Talk:Beit She'arim National Park

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Name of this article[edit]

Since this article is primarily about Beit She'arim and hardly at all about the national park that now protects it, it seems to me that the name of the article should be Beit She'arim (as it once was). Zerotalk 12:09, 19 October 2009 (UTC)

I think someone changed it to differentiate this article from modern Beit She'arim. If you have been to the site, you can see where the Arab village was, next to the necropolis - certainly not on top of it.--Gilabrand (talk) 12:18, 19 October 2009 (UTC)
Mazar says that the Beit She'arim settlement (not the necropolis) "was situated on top of the mound" and occupied an area of more than 100 dunams at the height of its prosperity. (Mazar, Vol 1, p14). Various sites connected with the settlement, like the synagogue, are on the various slopes of the hill. The necropolis "is spread in a semicircle on the northeastern, northern, and western slopes of Tell Beth She'arim [the hill], and on the slopes of adjoining hills to the the north and west". (p20) In other words it was a lot more extensive than can be seen by a visitor today. (I have been there, since I have friends in Tivon, but I don't remember much.) The hill on which the Beit She'arim settlement sat is the same as the one on which Sheikh Bureik sat - not only is that stated by both Conder and Mazar, but the PEF map of 1880 showing Sheikh Bureik and the mound shown in Mazar's topographic maps match up exactly. Zerotalk 12:37, 19 October 2009 (UTC)

Identity of hill[edit]

The Beit She'arim and Sheikh Bureik were on the same hill is stated on page 13 of Mazar's book. But since I have it front of me I'll copy what Claude Conder wrote much earlier (Tent work in Palestine, Vol. 1 (1879), p161-162):

Sheikh Abreik stands on the site of an unknown town of no little importance. To the west the hillside is completely undermined by extensive excavations and systems of tombs which required many days to examine. Under the town is one called "the Cave of Gehenna," and on the hill is another consisting of chamber within chamber, the first entered being painted with palm branches, ivy-leaves, and other mortuary emblems in red; in one tomb the inscription "Parthene" is written in Greek, in another we found graves unopened, and the entrances most carefully closed; but unfortunately the roof had fallen in, and all that our excavation brought us was a delicate little tear-bottle, the glass oxidised by age, and covered with a prismatic crust which scaled off easily.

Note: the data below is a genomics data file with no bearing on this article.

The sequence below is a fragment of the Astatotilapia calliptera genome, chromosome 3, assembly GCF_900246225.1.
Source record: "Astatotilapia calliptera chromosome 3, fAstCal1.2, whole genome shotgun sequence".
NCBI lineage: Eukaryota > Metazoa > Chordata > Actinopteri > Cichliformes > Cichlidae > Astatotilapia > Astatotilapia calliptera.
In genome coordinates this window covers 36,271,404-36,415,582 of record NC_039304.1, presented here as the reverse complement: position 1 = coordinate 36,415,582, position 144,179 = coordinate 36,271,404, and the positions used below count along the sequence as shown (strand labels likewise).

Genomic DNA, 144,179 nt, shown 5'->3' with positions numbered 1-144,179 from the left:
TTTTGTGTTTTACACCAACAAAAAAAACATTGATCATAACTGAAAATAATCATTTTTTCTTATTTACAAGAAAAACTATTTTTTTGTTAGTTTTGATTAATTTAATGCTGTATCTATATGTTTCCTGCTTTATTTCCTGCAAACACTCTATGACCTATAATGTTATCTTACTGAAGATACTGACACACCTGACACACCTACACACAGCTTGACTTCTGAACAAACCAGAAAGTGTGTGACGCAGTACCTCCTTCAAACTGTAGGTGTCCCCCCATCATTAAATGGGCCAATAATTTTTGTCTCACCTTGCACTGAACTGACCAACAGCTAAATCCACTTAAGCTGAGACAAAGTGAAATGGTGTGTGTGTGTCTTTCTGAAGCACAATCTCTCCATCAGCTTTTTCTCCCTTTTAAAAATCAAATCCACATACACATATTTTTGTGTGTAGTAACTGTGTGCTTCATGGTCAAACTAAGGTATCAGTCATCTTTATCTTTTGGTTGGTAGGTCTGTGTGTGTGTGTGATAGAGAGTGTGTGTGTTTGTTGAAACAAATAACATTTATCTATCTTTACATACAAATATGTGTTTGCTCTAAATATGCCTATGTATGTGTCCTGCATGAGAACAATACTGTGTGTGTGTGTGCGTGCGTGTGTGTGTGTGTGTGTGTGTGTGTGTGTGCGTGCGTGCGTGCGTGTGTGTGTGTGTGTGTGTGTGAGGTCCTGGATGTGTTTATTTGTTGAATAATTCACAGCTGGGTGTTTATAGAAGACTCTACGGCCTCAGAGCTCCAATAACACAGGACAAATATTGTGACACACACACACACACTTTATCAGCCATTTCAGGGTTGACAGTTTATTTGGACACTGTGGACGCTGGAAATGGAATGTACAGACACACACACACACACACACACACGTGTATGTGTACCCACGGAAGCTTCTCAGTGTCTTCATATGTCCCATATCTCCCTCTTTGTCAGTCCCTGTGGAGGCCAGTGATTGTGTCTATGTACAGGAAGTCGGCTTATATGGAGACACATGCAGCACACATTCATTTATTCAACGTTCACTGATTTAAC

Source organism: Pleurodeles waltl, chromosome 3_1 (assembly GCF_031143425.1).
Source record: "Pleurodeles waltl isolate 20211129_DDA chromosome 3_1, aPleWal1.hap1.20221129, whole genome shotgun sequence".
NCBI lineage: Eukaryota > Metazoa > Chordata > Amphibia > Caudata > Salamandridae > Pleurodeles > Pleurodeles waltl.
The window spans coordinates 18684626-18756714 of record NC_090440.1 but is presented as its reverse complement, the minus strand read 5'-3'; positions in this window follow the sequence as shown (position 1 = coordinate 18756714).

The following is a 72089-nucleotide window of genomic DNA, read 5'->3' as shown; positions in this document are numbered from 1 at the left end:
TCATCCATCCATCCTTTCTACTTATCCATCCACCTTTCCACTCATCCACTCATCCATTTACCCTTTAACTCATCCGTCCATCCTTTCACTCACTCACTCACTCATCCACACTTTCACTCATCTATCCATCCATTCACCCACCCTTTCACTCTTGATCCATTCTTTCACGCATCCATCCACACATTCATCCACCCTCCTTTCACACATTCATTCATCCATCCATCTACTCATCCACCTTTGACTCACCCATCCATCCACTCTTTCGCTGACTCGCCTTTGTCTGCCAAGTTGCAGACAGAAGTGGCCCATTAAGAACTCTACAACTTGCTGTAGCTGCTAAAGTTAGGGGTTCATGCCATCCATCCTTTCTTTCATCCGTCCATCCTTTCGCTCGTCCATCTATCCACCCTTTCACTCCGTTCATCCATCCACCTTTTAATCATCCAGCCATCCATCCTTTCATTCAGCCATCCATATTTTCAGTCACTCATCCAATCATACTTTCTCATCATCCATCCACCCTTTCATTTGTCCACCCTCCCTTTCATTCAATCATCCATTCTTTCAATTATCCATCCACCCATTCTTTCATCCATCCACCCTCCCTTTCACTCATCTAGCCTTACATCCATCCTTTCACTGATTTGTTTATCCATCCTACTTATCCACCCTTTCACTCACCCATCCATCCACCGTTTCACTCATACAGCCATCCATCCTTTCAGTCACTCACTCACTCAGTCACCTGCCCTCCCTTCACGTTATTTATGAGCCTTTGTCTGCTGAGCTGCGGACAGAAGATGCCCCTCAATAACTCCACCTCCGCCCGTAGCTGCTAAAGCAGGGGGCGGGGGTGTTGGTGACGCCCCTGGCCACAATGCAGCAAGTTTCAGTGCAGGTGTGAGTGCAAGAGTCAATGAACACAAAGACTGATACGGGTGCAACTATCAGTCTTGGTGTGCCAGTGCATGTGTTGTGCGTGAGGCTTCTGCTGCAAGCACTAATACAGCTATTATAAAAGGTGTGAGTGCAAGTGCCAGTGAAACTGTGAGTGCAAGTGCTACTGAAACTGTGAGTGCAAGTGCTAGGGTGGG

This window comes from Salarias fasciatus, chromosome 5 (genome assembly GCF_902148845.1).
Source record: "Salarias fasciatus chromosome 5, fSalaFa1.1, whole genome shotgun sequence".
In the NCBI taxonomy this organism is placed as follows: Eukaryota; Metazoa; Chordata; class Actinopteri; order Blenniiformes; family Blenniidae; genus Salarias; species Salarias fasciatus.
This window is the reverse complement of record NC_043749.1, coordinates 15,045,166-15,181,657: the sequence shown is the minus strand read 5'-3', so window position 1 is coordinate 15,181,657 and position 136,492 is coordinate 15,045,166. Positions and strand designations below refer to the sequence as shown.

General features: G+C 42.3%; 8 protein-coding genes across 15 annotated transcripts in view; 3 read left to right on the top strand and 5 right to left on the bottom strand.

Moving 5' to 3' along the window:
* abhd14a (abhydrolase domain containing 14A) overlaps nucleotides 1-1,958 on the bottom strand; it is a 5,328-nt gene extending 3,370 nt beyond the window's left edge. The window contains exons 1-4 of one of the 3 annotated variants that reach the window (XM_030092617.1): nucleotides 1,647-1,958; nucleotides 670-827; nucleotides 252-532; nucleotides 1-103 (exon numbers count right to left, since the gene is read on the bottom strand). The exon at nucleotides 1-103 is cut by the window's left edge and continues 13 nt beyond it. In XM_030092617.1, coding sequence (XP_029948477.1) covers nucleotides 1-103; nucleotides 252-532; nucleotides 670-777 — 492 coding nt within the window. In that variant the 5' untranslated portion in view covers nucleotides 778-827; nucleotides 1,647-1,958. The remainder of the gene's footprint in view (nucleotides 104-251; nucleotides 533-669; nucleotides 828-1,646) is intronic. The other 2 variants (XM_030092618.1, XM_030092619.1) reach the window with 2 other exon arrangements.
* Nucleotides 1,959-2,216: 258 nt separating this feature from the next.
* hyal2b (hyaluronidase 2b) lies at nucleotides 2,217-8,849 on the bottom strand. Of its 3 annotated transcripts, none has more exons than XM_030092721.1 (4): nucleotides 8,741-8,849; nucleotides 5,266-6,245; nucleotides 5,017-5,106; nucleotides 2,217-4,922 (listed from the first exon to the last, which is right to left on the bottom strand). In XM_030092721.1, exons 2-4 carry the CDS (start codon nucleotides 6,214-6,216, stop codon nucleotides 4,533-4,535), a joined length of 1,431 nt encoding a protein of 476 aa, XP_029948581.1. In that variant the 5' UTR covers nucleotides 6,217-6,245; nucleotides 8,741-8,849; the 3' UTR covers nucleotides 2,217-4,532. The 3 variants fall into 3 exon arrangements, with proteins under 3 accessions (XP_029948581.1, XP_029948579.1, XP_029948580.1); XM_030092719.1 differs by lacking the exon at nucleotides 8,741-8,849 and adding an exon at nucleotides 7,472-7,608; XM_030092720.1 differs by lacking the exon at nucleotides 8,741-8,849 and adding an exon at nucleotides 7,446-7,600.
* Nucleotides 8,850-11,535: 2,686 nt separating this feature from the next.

Zerotalk 12:20, 19 October 2009 (UTC)

Someone who knows more about this might want to add something about this[edit]

Greg Ross talks about a Mystery Slab of Beth She’Arim which was excavated in a cave near the sacred Galilean catacomb of Beth She’Arim in 1956, when a bulldozer unearthed an enormous rectangular slab, 11 × 6.5 × 1.5 feet. Rather than try to move the 9-ton mass, workers at first paved over it. Seven years passed before anyone thought to examine it closely.

It was one gigantic piece of glass. He states that it is unknown who made it or exactly how. Evidently an ancient furnace had produced great batches of molten glass that could be cooled and broken into reworkable pieces. This batch had been abandoned, perhaps because contamination had ruined its clarity.

See ref

Johann.H.Muller (talk) 19:55, 27 February 2010 (UTC)

I have read quite a lot of professional archaeological writing on this site and never saw anything like this. It sounds very much like a myth. Zerotalk 00:34, 28 February 2010 (UTC)
No myth, it's actually on display at the site. A quick search on Google Scholar also produces several results. It's a remnant of the extensive glass industry in the region during the Roman and Byzantine eras. See here and there photos on the net as well. Poliocretes (talk) 09:12, 28 February 2010 (UTC)

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